MCSMN Blog

December 19, 2017

Using Metrics to Gather Content Ideas from Users

By MakalaArce

We need a lot of content. We publish about 15 Twitter and 10 Facebook posts per day on our primary, enterprise Mayo Clinic accounts. Our post ideas often come from news releases, media hits, patient stories, and information from Mayo Clinic colleagues.

To supplement these posts, we use data from two different sources to identify content with proven interest from users.

Google Analytics Search Terms

Using Google Analytics, we identify the common search terms people enter in the search box on the mayoclinic.org website. In Google Analytics, this can be found under: Behavior >> Site Search >> Search Terms.

On a periodic basis, we look at the top 10 search terms on this list. For example, the term “diabetes” was searched 654 times in one week. This was a clear indication that people were interested in diabetes information. Using existing diabetes content on MayoClinic.org, we crafted posts on Facebook and Twitter directing users to our site. We did this for several of the most frequently searched terms (e.g., diabetes, asthma, depression, osteoarthritis).

Asthma Twitter Post

Organically Shared Mayo Clinic Content

Using a custom domain feature through Bitly, Mayo Clinic domain links are automatically shortened to mayocl.in links for all users, allowing us to retain branding on the shortened URLs. Bitly provides metrics on the Mayo Clinic domain URLs that users organically shorten through Bitly.

Bit.ly Top Network Content - 1 Month

We are currently doing this on a monthly basis. In November, recipe-related content claimed the top three Mayo Clinic content pieces, ranked by the number of clicks on the links people shortened. The first link was shortened to a mayocl.in link two times, and those two links collectively received 8,866 clicks.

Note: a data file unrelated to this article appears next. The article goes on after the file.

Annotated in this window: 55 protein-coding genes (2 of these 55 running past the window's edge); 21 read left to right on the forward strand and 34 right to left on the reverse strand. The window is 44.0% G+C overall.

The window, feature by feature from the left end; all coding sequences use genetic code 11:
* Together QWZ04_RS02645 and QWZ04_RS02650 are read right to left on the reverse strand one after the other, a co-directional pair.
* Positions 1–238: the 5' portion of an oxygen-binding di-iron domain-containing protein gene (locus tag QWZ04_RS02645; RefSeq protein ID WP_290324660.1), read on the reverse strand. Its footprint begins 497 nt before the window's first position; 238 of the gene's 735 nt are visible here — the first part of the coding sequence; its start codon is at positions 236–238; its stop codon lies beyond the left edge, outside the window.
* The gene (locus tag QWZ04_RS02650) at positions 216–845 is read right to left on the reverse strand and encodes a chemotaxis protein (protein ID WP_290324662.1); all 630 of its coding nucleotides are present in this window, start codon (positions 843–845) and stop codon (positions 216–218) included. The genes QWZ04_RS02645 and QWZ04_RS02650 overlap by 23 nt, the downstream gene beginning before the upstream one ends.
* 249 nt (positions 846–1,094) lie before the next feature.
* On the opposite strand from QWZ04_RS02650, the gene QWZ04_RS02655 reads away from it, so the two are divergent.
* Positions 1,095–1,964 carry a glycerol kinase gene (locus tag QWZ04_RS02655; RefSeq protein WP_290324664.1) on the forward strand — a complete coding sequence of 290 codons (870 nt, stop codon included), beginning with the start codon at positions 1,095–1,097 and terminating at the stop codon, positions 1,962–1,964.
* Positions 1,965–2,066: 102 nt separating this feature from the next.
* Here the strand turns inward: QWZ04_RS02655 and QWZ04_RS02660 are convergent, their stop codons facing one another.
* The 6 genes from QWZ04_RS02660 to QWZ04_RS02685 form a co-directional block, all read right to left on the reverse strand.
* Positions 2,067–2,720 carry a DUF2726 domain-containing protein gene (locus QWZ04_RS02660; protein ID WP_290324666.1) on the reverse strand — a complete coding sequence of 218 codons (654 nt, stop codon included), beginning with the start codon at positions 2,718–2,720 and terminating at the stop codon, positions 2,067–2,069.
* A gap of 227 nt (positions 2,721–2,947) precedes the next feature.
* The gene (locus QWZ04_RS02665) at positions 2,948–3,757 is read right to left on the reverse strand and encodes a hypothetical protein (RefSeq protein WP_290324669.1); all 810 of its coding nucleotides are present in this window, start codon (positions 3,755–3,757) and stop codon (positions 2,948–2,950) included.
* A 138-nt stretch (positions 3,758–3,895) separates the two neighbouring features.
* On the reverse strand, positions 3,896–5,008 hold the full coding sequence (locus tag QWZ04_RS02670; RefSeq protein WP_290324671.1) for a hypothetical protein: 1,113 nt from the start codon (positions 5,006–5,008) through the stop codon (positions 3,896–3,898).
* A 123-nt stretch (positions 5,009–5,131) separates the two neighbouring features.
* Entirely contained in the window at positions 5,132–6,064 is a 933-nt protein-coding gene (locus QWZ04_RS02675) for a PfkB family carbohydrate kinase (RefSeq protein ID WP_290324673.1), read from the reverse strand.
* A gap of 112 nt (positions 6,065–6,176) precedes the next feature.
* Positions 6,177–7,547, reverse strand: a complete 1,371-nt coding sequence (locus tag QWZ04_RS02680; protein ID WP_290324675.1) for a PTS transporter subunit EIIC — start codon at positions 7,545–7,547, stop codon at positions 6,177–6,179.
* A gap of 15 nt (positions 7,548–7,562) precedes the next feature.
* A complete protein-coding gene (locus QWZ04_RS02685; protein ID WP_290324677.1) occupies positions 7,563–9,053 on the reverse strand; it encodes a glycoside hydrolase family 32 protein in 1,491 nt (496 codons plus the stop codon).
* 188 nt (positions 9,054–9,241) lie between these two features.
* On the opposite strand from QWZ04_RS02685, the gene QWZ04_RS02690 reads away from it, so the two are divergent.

If not time-sensitive, we then posted this content on Mayo Clinic enterprise Twitter and Facebook accounts.

Facebook Recipe PostTwitter Recipe Post

Results

In our limited sample size, the content identified from Google Analytics search terms received above-average engagements and clicks on both Twitter and Facebook, while the content identified from Bitly received below-average engagements and clicks on both Twitter and Facebook.

We will likely continue to use Google Analytics search terms to find content our users are already searching to serve as the topic of our posts. If hundreds of users are proactively searching for this content on mayoclinic.org, much of our Facebook and Twitter audiences will likely find it helpful information as well.

Makala Arce is a Senior Communications Specialist at Mayo Clinic and a member of the Social and Digital Innovation team. She has a special interest in analytics and leads the implementation of Mayo's social media management system and social listening platforms.

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Tags: bit.ly, Facebook, Facebook, Google Analytics, Makala Arce, metrics, Metrics & Analytics, search terms, Strategy, Tactics & Best Practices, Twitter, Twitter

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